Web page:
A press standards campaigner has branded the MailOnline "disgusting" after it edited out criticism of newspapers from a statement by Nicola Bulley's family.
After police confirmed that a body found in the river on Sunday belonged to the missing dog walker, her relatives criticised the media's "intrusive" coverage during the search in St Michael's on Wyre, Lancashire.
The family singled out Sky News and ITV for making contact with them when they "expressly asked for privacy".
In a swipe at the media in general, they said: "They again, have taken it upon themselves to run stories about us to sell papers and increase their own profits. It is shameful they have acted in this way. Leave us alone now.
"Do the press and other media channels and so called professionals not know when to stop? These are our lives and our children's lives."
Both Sky News and ITV appeared to exclude references to their channels in parts of their coverage, but mentioned it in some instances.
Read more: Nicola Bulley: What happens next?
Disgusting what the @MailOnline have done here. Deliberately cutting, from their report of #NicolaBulley's statement, the criticism of ... newspapers. Shameful indeed. #LevesonStill
— Dr Evan Harris (@DrEvanHarris) February 21, 2023
In a report on the MailOnline, sections of the statement were omitted including the family's reference to "selling papers", and "so called professionals" not knowing "when to stop".
The site since has since added the reference to selling newspapers back into its story.
WayBack Machine - an internet archive showing old versions of webpages - shows it wasn't included initially.
The live article now includes a clarification, reading: "Following publication this story has been updated to correct an omission in the quote from the family’s statement which should have read: ‘They again, have taken it upon themselves to run stories about us to sell papers and increase their own profiles.’
"The story also included an edited version of the video of the family’s statement. It has now been updated with the full video including criticism of the media."
Dr Evan Harris, former director of press accountability campaign group Hacked Off, highlighted the coverage on his Twitter profile, calling MailOnline "disgusting" and "shameful" for "deliberately" omitting criticism of newspapers.
He later tweeted: "Look like MailOnline have reversed ferreted and undone their doctoring of the Bulley family quote on press conduct. Compare the latest copy with the 10:05 version."
Appearing on BBC Radio 4's Today programme on Tuesday morning, the former Liberal Democrat MP said: "The video of the press conference of the police on the MailOnline website leaves out any criticism of the media."
Watch: Police confirm that body found in River Wyre belongs to missing dog walker Nicola Bulley
Dr Harris criticised the Independent Press Standards Organisation for never issuing "any sanction or fine" since its founding in 2014, and for never demanding a front page correction for a front page story.
"That means there's impunity effectively, we saw this with Grenfell, we saw this with the Manchester Arena bombing. Every time there is a tragedy like this, there is criticism of the newspapers and nothing happens," he said.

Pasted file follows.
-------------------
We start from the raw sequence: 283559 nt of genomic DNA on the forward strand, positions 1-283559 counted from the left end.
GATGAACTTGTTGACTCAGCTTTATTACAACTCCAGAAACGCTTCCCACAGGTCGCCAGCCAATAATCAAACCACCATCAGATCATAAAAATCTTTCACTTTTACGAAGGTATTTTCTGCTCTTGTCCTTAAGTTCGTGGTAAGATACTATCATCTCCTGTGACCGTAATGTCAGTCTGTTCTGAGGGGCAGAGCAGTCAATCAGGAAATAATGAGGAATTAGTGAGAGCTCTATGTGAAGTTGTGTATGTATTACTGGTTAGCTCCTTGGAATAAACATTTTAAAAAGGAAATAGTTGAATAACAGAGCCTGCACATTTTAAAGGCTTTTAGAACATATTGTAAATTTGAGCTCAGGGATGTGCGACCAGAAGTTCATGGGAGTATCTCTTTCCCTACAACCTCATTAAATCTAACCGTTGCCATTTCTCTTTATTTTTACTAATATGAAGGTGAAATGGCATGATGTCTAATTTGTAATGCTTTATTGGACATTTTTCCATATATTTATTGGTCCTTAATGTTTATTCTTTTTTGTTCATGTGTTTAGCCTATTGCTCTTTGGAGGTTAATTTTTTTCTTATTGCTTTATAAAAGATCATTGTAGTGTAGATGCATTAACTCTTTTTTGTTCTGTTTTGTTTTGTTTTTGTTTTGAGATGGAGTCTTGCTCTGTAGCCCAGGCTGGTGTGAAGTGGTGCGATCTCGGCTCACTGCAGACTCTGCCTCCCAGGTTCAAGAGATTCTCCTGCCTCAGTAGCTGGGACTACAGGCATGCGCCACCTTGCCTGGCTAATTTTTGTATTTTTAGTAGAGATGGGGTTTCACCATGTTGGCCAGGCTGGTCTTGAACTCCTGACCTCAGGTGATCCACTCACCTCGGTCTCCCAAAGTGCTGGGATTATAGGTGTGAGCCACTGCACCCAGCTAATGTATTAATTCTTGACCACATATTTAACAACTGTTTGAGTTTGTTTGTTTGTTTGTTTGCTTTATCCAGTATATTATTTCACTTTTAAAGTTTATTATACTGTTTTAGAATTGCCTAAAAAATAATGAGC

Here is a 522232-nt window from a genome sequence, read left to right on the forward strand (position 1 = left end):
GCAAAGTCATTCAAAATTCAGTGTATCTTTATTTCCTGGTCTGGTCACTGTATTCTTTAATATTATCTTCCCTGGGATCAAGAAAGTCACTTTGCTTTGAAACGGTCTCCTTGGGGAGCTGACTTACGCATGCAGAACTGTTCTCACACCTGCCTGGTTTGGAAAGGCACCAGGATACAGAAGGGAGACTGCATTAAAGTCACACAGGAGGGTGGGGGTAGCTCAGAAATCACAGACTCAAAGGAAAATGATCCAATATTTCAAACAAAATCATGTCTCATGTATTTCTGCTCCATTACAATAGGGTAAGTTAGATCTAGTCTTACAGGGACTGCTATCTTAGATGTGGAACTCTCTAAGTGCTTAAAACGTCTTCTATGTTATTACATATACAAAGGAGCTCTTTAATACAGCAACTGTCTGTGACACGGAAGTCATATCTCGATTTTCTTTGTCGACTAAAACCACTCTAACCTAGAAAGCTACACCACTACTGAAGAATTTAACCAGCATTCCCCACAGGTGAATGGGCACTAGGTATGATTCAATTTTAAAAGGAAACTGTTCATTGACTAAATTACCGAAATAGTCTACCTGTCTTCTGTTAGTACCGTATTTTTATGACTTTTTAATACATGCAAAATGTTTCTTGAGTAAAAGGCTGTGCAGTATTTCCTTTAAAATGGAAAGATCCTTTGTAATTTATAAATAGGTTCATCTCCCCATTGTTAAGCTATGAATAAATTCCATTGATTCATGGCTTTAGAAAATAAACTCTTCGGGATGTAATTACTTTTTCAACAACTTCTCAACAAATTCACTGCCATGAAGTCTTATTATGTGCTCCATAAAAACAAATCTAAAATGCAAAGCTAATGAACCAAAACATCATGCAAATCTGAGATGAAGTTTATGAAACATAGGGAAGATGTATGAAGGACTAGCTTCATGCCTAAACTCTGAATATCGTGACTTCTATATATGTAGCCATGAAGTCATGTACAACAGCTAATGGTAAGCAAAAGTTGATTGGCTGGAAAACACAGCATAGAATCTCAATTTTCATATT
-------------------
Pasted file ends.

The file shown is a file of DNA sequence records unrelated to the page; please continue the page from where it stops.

"Will we hear a politician get off their knees to attack the power of the press and their abuse of ordinary people? I doubt it."
Yahoo News has contacted MailOnline for comment.
Only two national newspapers, the Guardian and The i, featured the family's criticism of the media on their front pages.
Even then, Dr Harris criticised The i for specifically referring to "TV crews and social media" in its headline, writing: "This headline is a gross distortion.
"The family's statement mentioned the press/newspapers *three times*, TV crews once and social media once. Yet again, newspapers fail to report on themselves."
The disappearance of Nicola Bulley on 27 January quickly picked up media traction, as police struggled for weeks to find any solid leads on what happened to her.
Soon into the case Lancashire Police said its "working hypothesis" was that the mother-of-two had fallen into the River Wyre while walking her dog, but her friends and family expressed doubts.
Speculation quickly mounted, with internet sleuths and TikTokers wading into the case, which was most unwelcomed by the family.
When the 45-year-old mortgage adviser was eventually found, some members of the public posing as journalists climbed a fence in an attempt to take pictures of the body, it is claimed.
The police also faced criticism after revealing Bulley had suffered "significant issues with alcohol" which had resurfaced amid her "struggles with the menopause" - without explaining why it shared such personal information.
Questions also remain as to why it took 23 days to find her body in the river less than a mile away from where she went missing.
In their statement, relatives attacked the press and members of the public for misquoting details and "vilifying" Bulley's friends and family.
They said: “We will never forget Nikki, how could we, she was the centre of our world, she was the one who made our lives so special and nothing will cast a shadow over that. Our girls will get the support they need from the people who love them the most.
“It saddens us to think that one day we will have to explain to them that the press and members of the public accused their dad of wrongdoing, misquoted and vilified friends and family.
“This is absolutely appalling, they have to be held accountable. This cannot happen to another family."
A spokesperson for Ofcom said: “We are extremely concerned to hear the comments made by the family of Nicola Bulley about two broadcast licensees.
“We have written to ITV and Sky to ask them to explain their actions. We will then assess whether any further action is required.”